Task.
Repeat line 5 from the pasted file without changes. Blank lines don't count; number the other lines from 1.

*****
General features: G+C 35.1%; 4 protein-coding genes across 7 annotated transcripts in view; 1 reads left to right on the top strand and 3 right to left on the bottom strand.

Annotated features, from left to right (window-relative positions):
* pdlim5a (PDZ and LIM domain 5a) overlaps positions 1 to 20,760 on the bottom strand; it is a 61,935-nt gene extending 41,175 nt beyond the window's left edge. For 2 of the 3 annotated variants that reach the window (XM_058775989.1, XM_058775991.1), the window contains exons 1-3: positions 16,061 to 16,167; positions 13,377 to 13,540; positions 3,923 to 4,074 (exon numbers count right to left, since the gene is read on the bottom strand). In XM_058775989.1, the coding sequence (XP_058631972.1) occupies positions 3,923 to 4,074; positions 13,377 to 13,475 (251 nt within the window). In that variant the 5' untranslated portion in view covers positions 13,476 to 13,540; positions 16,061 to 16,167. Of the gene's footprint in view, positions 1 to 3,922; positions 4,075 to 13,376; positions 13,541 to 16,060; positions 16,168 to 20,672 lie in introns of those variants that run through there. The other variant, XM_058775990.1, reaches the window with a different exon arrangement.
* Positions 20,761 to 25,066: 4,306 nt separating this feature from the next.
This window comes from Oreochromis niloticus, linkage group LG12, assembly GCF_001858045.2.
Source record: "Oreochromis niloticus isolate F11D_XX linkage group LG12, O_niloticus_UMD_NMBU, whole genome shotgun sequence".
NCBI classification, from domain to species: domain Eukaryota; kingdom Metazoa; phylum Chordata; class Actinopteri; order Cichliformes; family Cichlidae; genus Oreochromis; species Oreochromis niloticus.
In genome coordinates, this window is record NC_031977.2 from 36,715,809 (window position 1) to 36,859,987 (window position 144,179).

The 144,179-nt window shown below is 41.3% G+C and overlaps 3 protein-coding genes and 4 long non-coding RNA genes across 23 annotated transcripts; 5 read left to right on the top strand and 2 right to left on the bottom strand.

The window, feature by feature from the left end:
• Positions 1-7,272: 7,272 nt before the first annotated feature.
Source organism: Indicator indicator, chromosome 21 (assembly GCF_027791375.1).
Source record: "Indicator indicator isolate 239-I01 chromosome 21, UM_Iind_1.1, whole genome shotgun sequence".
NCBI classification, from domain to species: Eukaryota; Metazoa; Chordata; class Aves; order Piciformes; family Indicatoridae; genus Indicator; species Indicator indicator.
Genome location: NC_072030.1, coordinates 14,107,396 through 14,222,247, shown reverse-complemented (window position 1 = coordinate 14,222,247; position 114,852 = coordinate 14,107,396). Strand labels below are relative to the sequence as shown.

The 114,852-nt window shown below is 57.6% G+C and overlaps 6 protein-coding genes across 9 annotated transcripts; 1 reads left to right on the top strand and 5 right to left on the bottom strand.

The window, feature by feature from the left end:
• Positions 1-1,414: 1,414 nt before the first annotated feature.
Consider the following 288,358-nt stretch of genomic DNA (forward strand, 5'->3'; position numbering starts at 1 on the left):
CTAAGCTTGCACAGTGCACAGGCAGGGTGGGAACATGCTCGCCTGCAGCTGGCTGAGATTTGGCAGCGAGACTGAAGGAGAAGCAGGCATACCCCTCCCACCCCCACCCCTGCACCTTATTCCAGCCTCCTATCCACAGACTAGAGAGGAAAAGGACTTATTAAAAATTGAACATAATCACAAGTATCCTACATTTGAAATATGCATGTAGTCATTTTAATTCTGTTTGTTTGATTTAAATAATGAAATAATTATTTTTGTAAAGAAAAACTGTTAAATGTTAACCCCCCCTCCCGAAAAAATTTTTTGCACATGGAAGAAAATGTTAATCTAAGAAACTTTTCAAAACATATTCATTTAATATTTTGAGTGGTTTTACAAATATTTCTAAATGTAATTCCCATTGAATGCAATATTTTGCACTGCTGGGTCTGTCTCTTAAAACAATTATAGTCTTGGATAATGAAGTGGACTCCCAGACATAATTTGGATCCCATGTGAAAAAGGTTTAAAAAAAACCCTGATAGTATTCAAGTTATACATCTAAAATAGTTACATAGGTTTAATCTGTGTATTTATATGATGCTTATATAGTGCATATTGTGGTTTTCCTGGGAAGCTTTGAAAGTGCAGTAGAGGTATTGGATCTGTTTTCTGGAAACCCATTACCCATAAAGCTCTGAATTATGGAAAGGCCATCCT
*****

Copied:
This window comes from Oreochromis niloticus, linkage group LG12, assembly GCF_001858045.2.